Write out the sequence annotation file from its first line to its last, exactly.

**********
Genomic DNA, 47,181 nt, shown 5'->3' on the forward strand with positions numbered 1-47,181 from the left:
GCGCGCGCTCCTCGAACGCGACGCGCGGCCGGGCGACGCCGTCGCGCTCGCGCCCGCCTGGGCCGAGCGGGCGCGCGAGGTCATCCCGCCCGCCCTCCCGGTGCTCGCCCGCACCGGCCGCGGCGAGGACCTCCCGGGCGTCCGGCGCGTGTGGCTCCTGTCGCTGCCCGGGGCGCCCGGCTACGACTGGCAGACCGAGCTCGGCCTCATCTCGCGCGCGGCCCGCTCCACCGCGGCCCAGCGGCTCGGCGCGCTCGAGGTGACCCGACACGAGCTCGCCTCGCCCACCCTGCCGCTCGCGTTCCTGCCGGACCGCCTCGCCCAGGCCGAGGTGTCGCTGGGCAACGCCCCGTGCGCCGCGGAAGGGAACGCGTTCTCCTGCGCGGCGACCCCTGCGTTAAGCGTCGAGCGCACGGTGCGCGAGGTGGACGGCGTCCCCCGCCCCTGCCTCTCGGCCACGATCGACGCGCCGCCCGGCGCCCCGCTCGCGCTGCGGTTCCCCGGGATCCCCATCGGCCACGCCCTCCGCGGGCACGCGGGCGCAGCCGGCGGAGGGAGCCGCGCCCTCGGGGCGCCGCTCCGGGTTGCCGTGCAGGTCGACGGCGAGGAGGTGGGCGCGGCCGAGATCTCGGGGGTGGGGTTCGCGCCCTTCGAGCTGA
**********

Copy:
Genomic DNA, 47,181 nt, shown 5'->3' on the forward strand with positions numbered 1-47,181 from the left:
GCGCGCGCTCCTCGAACGCGACGCGCGGCCGGGCGACGCCGTCGCGCTCGCGCCCGCCTGGGCCGAGCGGGCGCGCGAGGTCATCCCGCCCGCCCTCCCGGTGCTCGCCCGCACCGGCCGCGGCGAGGACCTCCCGGGCGTCCGGCGCGTGTGGCTCCTGTCGCTGCCCGGGGCGCCCGGCTACGACTGGCAGACCGAGCTCGGCCTCATCTCGCGCGCGGCCCGCTCCACCGCGGCCCAGCGGCTCGGCGCGCTCGAGGTGACCCGACACGAGCTCGCCTCGCCCACCCTGCCGCTCGCGTTCCTGCCGGACCGCCTCGCCCAGGCCGAGGTGTCGCTGGGCAACGCCCCGTGCGCCGCGGAAGGGAACGCGTTCTCCTGCGCGGCGACCCCTGCGTTAAGCGTCGAGCGCACGGTGCGCGAGGTGGACGGCGTCCCCCGCCCCTGCCTCTCGGCCACGATCGACGCGCCGCCCGGCGCCCCGCTCGCGCTGCGGTTCCCCGGGATCCCCATCGGCCACGCCCTCCGCGGGCACGCGGGCGCAGCCGGCGGAGGGAGCCGCGCCCTCGGGGCGCCGCTCCGGGTTGCCGTGCAGGTCGACGGCGAGGAGGTGGGCGCGGCCGAGATCTCGGGGGTGGGGTTCGCGCCCTTCGAGCTGA